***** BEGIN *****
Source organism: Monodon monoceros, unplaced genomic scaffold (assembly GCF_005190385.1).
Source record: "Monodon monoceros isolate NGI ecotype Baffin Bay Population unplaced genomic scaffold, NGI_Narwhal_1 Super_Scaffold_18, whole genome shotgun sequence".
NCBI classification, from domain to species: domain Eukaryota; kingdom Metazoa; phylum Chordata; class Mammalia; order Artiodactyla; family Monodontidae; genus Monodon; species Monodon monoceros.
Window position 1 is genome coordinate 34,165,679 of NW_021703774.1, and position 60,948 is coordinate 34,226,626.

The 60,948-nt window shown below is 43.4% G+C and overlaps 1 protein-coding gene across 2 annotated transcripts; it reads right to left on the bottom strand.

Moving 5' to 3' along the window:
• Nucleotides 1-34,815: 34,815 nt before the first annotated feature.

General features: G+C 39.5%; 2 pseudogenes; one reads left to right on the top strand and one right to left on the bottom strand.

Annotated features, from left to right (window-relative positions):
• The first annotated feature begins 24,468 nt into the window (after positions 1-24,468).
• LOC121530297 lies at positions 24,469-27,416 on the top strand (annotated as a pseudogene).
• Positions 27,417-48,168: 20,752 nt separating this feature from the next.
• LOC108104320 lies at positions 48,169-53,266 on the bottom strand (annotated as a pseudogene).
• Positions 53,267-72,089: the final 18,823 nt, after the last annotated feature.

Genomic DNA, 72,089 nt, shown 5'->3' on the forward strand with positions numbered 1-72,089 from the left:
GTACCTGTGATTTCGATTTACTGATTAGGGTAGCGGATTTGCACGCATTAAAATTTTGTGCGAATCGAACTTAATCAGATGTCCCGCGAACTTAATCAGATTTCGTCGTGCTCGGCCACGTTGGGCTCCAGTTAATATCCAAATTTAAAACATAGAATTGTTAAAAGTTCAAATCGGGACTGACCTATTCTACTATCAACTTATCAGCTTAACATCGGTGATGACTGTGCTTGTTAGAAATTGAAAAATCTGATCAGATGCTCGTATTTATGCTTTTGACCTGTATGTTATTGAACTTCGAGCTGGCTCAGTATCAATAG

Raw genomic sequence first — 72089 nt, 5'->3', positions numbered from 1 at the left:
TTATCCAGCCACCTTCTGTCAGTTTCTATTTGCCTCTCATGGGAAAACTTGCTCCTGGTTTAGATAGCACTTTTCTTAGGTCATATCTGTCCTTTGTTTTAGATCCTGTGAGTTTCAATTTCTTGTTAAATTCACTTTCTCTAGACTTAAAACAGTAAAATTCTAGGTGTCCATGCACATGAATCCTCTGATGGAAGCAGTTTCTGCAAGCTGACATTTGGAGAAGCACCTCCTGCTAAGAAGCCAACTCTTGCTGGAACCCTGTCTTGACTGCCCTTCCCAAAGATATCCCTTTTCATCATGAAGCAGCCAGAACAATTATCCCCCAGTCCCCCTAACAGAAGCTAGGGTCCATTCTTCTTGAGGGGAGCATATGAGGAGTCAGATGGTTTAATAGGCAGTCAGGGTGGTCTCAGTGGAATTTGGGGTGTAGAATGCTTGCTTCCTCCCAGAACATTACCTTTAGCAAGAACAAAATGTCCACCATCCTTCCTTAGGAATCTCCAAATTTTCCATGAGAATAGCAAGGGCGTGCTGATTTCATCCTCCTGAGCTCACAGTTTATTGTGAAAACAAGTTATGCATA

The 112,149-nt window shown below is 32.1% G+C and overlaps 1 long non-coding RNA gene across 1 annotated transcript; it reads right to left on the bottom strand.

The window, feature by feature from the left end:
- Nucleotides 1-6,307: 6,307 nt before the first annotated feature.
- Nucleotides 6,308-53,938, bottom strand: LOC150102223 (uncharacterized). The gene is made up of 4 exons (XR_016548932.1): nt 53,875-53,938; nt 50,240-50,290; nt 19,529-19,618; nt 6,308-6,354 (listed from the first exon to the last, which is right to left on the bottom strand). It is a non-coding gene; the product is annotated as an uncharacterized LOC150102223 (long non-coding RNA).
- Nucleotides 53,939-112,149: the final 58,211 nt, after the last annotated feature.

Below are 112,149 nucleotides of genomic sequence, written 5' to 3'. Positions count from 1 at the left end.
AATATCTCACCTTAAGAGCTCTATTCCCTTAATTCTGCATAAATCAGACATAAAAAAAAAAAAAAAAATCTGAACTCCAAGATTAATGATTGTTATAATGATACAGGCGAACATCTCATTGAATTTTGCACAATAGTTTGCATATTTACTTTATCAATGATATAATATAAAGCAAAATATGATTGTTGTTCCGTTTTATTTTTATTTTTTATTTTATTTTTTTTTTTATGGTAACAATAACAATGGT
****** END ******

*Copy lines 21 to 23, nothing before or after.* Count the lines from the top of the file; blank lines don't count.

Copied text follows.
- Nucleotides 1-6,307: 6,307 nt before the first annotated feature.
- Nucleotides 6,308-53,938, bottom strand: LOC150102223 (uncharacterized). The gene is made up of 4 exons (XR_016548932.1): nt 53,875-53,938; nt 50,240-50,290; nt 19,529-19,618; nt 6,308-6,354 (listed from the first exon to the last, which is right to left on the bottom strand). It is a non-coding gene; the product is annotated as an uncharacterized LOC150102223 (long non-coding RNA).
- Nucleotides 53,939-112,149: the final 58,211 nt, after the last annotated feature.